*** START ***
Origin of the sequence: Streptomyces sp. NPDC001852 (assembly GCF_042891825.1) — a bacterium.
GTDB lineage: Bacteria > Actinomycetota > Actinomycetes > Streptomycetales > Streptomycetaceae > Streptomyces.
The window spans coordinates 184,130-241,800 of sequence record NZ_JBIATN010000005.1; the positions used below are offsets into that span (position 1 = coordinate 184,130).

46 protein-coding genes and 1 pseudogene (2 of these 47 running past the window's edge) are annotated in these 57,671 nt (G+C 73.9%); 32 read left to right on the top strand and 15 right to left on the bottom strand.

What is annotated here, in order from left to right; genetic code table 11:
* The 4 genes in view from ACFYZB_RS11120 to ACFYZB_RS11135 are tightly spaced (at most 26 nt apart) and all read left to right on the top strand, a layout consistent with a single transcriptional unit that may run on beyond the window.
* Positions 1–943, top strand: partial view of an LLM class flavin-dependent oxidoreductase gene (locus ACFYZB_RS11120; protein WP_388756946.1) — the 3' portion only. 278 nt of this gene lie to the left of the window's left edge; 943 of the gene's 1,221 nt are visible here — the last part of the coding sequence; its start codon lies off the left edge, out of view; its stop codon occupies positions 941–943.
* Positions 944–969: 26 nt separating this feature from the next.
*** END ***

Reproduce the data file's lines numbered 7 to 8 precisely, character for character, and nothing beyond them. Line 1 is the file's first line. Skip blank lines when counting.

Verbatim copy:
* Positions 1–943, top strand: partial view of an LLM class flavin-dependent oxidoreductase gene (locus ACFYZB_RS11120; protein WP_388756946.1) — the 3' portion only. 278 nt of this gene lie to the left of the window's left edge; 943 of the gene's 1,221 nt are visible here — the last part of the coding sequence; its start codon lies off the left edge, out of view; its stop codon occupies positions 941–943.
* Positions 944–969: 26 nt separating this feature from the next.